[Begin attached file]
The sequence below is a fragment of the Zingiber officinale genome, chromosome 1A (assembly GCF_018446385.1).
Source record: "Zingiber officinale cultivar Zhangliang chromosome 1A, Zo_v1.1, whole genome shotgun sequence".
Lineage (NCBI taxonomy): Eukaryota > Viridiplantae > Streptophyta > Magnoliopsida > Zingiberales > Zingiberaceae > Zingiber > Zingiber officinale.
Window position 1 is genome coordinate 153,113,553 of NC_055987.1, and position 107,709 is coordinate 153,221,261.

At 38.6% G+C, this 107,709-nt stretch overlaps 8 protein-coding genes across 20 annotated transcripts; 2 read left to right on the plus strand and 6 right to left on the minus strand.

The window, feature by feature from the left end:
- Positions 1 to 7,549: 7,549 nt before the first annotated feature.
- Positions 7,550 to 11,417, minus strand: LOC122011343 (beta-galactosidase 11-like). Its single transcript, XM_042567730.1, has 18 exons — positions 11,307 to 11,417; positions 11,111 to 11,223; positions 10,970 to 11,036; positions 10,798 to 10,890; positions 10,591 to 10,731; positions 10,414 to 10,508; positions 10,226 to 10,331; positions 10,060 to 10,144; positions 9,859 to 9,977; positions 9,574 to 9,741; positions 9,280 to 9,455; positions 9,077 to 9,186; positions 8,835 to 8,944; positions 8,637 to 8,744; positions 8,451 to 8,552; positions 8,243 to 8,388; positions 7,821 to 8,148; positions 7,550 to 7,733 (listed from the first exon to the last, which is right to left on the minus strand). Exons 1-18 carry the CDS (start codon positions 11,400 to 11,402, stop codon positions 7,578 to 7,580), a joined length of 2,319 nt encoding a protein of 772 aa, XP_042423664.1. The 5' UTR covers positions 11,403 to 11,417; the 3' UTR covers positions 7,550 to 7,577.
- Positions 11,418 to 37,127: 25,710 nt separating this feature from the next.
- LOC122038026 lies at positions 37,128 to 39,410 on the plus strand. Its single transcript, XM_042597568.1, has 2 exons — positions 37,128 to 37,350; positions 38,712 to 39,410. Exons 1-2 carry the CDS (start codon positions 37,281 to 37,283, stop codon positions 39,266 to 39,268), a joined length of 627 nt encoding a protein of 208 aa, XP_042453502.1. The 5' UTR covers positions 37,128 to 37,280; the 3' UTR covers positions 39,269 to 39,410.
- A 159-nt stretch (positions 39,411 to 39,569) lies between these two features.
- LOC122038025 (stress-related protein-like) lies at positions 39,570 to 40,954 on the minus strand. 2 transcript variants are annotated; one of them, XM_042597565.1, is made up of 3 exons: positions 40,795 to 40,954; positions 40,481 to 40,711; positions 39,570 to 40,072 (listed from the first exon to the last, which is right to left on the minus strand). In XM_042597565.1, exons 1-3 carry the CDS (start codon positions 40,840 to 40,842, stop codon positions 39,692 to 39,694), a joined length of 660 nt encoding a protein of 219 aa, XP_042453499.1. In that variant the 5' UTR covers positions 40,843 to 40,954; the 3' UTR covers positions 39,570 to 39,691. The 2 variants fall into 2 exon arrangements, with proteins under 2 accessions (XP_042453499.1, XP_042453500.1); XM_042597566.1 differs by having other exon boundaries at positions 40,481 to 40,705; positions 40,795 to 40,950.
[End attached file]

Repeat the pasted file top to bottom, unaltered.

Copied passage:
The sequence below is a fragment of the Zingiber officinale genome, chromosome 1A (assembly GCF_018446385.1).
Source record: "Zingiber officinale cultivar Zhangliang chromosome 1A, Zo_v1.1, whole genome shotgun sequence".
Lineage (NCBI taxonomy): Eukaryota > Viridiplantae > Streptophyta > Magnoliopsida > Zingiberales > Zingiberaceae > Zingiber > Zingiber officinale.
Window position 1 is genome coordinate 153,113,553 of NC_055987.1, and position 107,709 is coordinate 153,221,261.

At 38.6% G+C, this 107,709-nt stretch overlaps 8 protein-coding genes across 20 annotated transcripts; 2 read left to right on the plus strand and 6 right to left on the minus strand.

The window, feature by feature from the left end:
- Positions 1 to 7,549: 7,549 nt before the first annotated feature.
- Positions 7,550 to 11,417, minus strand: LOC122011343 (beta-galactosidase 11-like). Its single transcript, XM_042567730.1, has 18 exons — positions 11,307 to 11,417; positions 11,111 to 11,223; positions 10,970 to 11,036; positions 10,798 to 10,890; positions 10,591 to 10,731; positions 10,414 to 10,508; positions 10,226 to 10,331; positions 10,060 to 10,144; positions 9,859 to 9,977; positions 9,574 to 9,741; positions 9,280 to 9,455; positions 9,077 to 9,186; positions 8,835 to 8,944; positions 8,637 to 8,744; positions 8,451 to 8,552; positions 8,243 to 8,388; positions 7,821 to 8,148; positions 7,550 to 7,733 (listed from the first exon to the last, which is right to left on the minus strand). Exons 1-18 carry the CDS (start codon positions 11,400 to 11,402, stop codon positions 7,578 to 7,580), a joined length of 2,319 nt encoding a protein of 772 aa, XP_042423664.1. The 5' UTR covers positions 11,403 to 11,417; the 3' UTR covers positions 7,550 to 7,577.
- Positions 11,418 to 37,127: 25,710 nt separating this feature from the next.
- LOC122038026 lies at positions 37,128 to 39,410 on the plus strand. Its single transcript, XM_042597568.1, has 2 exons — positions 37,128 to 37,350; positions 38,712 to 39,410. Exons 1-2 carry the CDS (start codon positions 37,281 to 37,283, stop codon positions 39,266 to 39,268), a joined length of 627 nt encoding a protein of 208 aa, XP_042453502.1. The 5' UTR covers positions 37,128 to 37,280; the 3' UTR covers positions 39,269 to 39,410.
- A 159-nt stretch (positions 39,411 to 39,569) lies between these two features.
- LOC122038025 (stress-related protein-like) lies at positions 39,570 to 40,954 on the minus strand. 2 transcript variants are annotated; one of them, XM_042597565.1, is made up of 3 exons: positions 40,795 to 40,954; positions 40,481 to 40,711; positions 39,570 to 40,072 (listed from the first exon to the last, which is right to left on the minus strand). In XM_042597565.1, exons 1-3 carry the CDS (start codon positions 40,840 to 40,842, stop codon positions 39,692 to 39,694), a joined length of 660 nt encoding a protein of 219 aa, XP_042453499.1. In that variant the 5' UTR covers positions 40,843 to 40,954; the 3' UTR covers positions 39,570 to 39,691. The 2 variants fall into 2 exon arrangements, with proteins under 2 accessions (XP_042453499.1, XP_042453500.1); XM_042597566.1 differs by having other exon boundaries at positions 40,481 to 40,705; positions 40,795 to 40,950.